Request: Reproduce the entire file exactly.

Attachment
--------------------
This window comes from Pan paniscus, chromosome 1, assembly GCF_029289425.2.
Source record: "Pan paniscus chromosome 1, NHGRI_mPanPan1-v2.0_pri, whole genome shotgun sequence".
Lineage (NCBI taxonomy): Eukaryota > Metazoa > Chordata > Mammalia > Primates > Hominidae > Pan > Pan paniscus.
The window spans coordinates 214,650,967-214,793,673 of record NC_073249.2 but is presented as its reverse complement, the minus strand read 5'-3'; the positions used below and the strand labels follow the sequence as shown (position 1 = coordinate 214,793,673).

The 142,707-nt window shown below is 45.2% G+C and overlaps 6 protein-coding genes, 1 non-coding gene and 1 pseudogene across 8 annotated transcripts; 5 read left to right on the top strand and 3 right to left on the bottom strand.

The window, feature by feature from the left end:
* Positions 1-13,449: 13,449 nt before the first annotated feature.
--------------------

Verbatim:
This window comes from Pan paniscus, chromosome 1, assembly GCF_029289425.2.
Source record: "Pan paniscus chromosome 1, NHGRI_mPanPan1-v2.0_pri, whole genome shotgun sequence".
Lineage (NCBI taxonomy): Eukaryota > Metazoa > Chordata > Mammalia > Primates > Hominidae > Pan > Pan paniscus.
The window spans coordinates 214,650,967-214,793,673 of record NC_073249.2 but is presented as its reverse complement, the minus strand read 5'-3'; the positions used below and the strand labels follow the sequence as shown (position 1 = coordinate 214,793,673).

The 142,707-nt window shown below is 45.2% G+C and overlaps 6 protein-coding genes, 1 non-coding gene and 1 pseudogene across 8 annotated transcripts; 5 read left to right on the top strand and 3 right to left on the bottom strand.

The window, feature by feature from the left end:
* Positions 1-13,449: 13,449 nt before the first annotated feature.